Wood-mounted movement issues

Discussion in 'Clock Repair' started by bikerclockguy, Oct 11, 2017.

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  1. bikerclockguy

    bikerclockguy Registered User

    Jul 22, 2017
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    I'm having problems with a Sessions movement that mounts with wood screws. The movement runs great on a test stand, with everything snugged down properly as it should be, but once I install it, I cant get it right. The front plate has 4 screw mounting tabs bradded onto it, and it mounts to the case with 4 short wood screws with a thread length of about 3/8". The problem seems obvious, but I haven't had any luck solving it. What appears to be happening is that when the screw are tightened, it distorts the plate and puts the movement in a bind, and it won't run. All of the screws are straight in the holes, nothing stretched or going in at an angle, and I've pretty well used up my automotive and construction bags of tricks. I've tried all of the combinations of tightening sequences, cross-corner, top first, bottom first, left and right first, and none of it made any difference. When the movement is mounted tightly in the case, things are in a bind, and the tighter the screws, the worse the bind. I don't have much experience with clocks, and I know they don;t have to be cranked down with a breakover bar and a cheater pipe, but given the short length of the screws, I would think they would need to be at least a degree past snug, to be properly braced for tension during winding ans so on. The one thing I haven't tried is loosening all of the nuts on the back plate, tightening, the mounting screws and then tightening the nuts back down, but I don't have much faith in that doing the trick. I can get it to run for brief intervals and at varying degrees in and out of beat by loosening different combinations of mounting screws and plate nuts, but it just doesn't want to run with everything snugged down. Does anyone have a good trick up their sleeves for this? i searched the forum, but didn't find anything on tis particular issue. Thanks!!
     
  2. Willie X

    Willie X Registered User

    Feb 9, 2008
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    Put the movement in the case, with the dial face down, in place but no screws. Now see if the movement will rock on its mounting feet. If yes, you can bend one of the foot tabs, or place a thin shim or flatwasher under the high foot.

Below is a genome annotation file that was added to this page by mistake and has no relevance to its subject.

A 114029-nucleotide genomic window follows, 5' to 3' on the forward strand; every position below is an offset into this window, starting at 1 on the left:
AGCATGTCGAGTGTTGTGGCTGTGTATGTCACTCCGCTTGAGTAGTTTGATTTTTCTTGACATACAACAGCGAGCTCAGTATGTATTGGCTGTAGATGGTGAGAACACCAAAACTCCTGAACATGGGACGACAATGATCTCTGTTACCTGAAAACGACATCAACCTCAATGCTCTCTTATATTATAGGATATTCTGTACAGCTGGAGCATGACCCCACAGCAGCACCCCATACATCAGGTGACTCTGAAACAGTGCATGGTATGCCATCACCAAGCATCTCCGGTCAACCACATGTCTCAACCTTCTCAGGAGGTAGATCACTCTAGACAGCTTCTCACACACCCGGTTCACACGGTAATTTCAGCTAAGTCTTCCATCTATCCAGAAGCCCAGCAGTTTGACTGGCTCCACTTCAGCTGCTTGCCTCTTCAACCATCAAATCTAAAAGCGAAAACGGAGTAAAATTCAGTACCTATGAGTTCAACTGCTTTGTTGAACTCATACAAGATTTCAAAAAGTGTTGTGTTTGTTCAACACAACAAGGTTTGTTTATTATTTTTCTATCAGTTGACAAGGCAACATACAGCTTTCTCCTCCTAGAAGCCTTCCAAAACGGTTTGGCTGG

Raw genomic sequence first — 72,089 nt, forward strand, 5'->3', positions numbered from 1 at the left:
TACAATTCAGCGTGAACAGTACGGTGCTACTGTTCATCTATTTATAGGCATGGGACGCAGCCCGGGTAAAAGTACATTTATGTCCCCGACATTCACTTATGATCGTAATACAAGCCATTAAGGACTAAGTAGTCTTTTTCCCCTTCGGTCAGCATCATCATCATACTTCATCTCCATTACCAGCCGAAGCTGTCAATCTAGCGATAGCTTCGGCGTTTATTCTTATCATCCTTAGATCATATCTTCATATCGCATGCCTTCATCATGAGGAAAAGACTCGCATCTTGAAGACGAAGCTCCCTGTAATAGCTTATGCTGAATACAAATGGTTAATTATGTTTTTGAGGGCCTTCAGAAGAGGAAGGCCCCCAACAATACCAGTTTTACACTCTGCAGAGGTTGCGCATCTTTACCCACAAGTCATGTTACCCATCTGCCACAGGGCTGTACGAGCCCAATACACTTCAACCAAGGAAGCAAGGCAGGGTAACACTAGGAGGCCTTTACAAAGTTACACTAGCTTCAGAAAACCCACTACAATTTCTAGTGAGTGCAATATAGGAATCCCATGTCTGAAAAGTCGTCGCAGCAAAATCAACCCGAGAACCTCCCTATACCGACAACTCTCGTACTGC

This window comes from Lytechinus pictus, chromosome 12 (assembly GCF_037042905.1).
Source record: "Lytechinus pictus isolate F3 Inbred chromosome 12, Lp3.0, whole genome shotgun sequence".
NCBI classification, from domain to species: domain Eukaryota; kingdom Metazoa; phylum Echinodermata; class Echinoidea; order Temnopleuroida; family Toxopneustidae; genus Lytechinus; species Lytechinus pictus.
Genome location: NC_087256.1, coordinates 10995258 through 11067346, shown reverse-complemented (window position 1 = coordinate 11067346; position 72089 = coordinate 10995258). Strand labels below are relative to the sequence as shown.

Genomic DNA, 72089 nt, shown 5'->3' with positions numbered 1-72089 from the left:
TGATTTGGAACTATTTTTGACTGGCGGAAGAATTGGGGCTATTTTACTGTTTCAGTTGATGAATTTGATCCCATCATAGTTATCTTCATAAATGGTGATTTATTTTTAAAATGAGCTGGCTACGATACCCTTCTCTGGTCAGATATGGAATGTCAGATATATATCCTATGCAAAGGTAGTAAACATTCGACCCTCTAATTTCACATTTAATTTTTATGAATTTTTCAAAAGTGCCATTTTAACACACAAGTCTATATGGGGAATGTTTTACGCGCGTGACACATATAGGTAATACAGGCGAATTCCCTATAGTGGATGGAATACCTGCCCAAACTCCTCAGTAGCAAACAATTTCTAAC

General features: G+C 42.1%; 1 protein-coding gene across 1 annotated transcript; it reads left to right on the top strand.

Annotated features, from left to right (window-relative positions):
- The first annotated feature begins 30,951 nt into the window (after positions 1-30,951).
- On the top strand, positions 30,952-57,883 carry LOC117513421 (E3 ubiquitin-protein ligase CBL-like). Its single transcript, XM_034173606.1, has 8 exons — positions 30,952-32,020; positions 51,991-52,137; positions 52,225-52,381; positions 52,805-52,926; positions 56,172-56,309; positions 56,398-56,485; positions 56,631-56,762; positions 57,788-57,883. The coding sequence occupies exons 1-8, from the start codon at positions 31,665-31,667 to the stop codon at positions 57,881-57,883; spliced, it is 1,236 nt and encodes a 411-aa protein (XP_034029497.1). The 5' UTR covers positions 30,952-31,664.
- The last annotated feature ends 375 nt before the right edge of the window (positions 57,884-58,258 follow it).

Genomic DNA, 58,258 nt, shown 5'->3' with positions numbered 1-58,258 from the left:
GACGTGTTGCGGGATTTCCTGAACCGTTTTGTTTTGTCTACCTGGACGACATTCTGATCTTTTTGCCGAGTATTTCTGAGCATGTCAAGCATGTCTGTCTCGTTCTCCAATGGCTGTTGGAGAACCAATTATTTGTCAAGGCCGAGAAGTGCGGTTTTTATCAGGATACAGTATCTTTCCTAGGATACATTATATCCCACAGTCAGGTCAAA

Willie X
     
  3. bikerclockguy

    bikerclockguy Registered User

    Jul 22, 2017
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    Thanks, Willie! I guess I was stuck on thinking it ran before like that so it should run now. After reading your, reply, it occurred to me that the movement has been out of the case for several weeks, and we've had varying degrees of temperature and moisture; the perfect recipe for wood to shrink, swell or do the things old wood does. Two heads are definitely better than one, and I'm betting that's the problem. I'm gonna do that right now, and I'll let you know how it works out!
     
  4. bikerclockguy

    bikerclockguy Registered User

    Jul 22, 2017
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    Well Willie, I'm closer in one respect and farther off in another. I shimmed up one bracket and straightened out another one that was a little off, and git it to run for longer intervals, in beat, but still couldn't get it quite right. Then as I was loosening one of the top screws, the face board moved forward about a quarter inch, and I noticed an angled gap at that corner. I looked closer, and I think at some point, someone threw this clock down and smashed it in a fir of rage, and then it was poorly cobbled back together. There are wood screws and a few nails that I'm pretty sure aren't original to the clock, gaps where there shouldn't be gaps, and right angles that aren't quite right. So, now I'm going to have to do some wood work and get the case lined out before I even have a good reference point. I've been sorely tempted to throw this thing in the dumpster more than once, but now it's a quest, lol. I think I'm gonna take a break from it and finish another clock, but I'll keep you posted on the progress.
     
  5. Willie X

    Willie X Registered User

    Feb 9, 2008
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    Natural warping is rarely the problem. It's usually something like you discovered.

    The last time I ran across this type problem was on a cuckoo clock. The movement was mounted on little 1" square plywood blocks. Little did I know that, on one block, the top ply of one of the blocks had come off.

    Also, when the mounting feet are bent, it often takes quite a bit of measuring and the use of a good straigtedge to figure out exactly how to straighten things back out.

    Willie X
     
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